Martyna Szczęsna’s photographic and site-specific works often speak to intermingling and dissonance found in notions of place, cultural identity, and utopian constructs. Her recent MFA thesis exhibition at New Wight Gallery, UCLA, investigated the “mythologies ingrained in the American landscape through the lens of California public lands, self-expression, and moral relativism.” During her time at Bullseye, Szczęsna used a variety of kilnforming techniques to expand on these ideas. Graffiti at national parks, chain link fences around public waterways, and the traces of human activity in pristine settings become uncanny moments in which differences in perspective can create anxiety. “This work,” says Szczęsna, “aims to highlight the awful beauty of the surreal world we negotiate each day.”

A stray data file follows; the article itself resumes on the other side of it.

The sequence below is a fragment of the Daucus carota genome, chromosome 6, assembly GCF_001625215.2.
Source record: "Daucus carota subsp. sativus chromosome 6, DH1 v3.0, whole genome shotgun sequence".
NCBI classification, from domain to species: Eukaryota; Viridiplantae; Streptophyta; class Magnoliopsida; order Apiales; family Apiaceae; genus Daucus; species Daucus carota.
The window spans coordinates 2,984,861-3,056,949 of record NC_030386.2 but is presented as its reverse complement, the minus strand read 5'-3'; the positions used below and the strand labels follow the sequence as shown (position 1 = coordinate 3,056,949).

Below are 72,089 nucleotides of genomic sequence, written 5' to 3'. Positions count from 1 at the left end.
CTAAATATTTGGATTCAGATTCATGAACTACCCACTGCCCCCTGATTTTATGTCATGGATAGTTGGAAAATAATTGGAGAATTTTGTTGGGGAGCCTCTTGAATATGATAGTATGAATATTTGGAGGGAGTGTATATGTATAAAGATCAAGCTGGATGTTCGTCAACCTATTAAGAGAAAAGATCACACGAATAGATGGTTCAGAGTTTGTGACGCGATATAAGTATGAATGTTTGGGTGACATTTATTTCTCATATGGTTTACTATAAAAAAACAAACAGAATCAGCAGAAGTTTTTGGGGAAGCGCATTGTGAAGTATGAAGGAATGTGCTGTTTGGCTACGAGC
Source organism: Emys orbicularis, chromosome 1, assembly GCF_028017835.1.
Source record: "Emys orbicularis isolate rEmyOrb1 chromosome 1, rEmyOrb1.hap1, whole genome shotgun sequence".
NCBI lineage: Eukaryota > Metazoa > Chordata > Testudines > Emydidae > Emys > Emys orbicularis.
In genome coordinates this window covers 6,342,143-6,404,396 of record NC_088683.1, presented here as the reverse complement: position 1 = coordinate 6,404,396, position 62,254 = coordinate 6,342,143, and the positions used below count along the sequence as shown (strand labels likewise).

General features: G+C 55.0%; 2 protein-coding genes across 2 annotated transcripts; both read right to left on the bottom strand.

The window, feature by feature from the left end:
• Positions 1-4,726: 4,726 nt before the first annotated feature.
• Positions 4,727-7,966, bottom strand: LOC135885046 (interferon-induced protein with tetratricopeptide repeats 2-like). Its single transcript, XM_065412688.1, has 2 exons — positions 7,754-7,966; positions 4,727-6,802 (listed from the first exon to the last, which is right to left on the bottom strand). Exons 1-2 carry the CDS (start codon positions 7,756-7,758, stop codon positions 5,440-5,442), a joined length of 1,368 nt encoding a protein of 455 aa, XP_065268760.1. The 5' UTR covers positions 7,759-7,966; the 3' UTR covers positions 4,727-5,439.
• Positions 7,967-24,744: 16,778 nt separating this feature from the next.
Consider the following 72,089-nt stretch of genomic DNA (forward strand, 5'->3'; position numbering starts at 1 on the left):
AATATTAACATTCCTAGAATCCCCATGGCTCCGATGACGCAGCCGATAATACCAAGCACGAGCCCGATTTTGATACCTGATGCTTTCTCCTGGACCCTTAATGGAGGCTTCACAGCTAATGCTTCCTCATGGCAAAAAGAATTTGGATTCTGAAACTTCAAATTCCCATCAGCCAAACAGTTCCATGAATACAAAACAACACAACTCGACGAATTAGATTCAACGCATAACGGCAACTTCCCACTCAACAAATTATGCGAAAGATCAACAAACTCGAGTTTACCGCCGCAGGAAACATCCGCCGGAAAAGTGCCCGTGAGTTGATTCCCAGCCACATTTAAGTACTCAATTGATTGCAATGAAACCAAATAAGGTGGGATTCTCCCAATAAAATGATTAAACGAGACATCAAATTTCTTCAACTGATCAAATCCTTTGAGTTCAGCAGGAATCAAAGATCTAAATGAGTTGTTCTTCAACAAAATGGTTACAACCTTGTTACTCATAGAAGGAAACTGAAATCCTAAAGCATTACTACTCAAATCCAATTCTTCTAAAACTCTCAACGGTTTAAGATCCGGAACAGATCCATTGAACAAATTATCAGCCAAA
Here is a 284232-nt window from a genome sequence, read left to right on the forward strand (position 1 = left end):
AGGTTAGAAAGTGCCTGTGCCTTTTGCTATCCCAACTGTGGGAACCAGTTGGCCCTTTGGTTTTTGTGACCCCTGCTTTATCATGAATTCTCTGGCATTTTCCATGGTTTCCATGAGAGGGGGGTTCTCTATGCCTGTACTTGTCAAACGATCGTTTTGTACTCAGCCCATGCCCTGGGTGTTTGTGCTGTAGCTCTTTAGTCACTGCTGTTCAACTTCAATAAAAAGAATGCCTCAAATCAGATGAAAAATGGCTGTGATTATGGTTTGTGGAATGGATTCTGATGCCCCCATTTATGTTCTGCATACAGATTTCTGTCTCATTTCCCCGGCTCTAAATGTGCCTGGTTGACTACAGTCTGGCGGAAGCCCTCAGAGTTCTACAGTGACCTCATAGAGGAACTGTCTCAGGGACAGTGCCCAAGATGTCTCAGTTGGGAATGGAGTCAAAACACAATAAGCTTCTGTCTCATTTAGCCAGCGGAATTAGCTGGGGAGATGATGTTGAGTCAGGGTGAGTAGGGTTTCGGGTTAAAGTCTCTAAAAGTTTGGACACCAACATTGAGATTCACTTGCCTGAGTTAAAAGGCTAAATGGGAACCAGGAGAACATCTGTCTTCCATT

Bryan Humphrey, Matthew Day Perez, and Martyna Szczęsna all met at Dustin Yellin Studio where they continue to work as Production Manager, Material Specialist, and Photographer, respectively. Szczęsna is a recent graduate of the UCLA MFA photography program. Her hybrid photographic works mix digital and analog photographic processes with sculptural elements and installation. All three artists have exhibited extensively throughout the United States and abroad.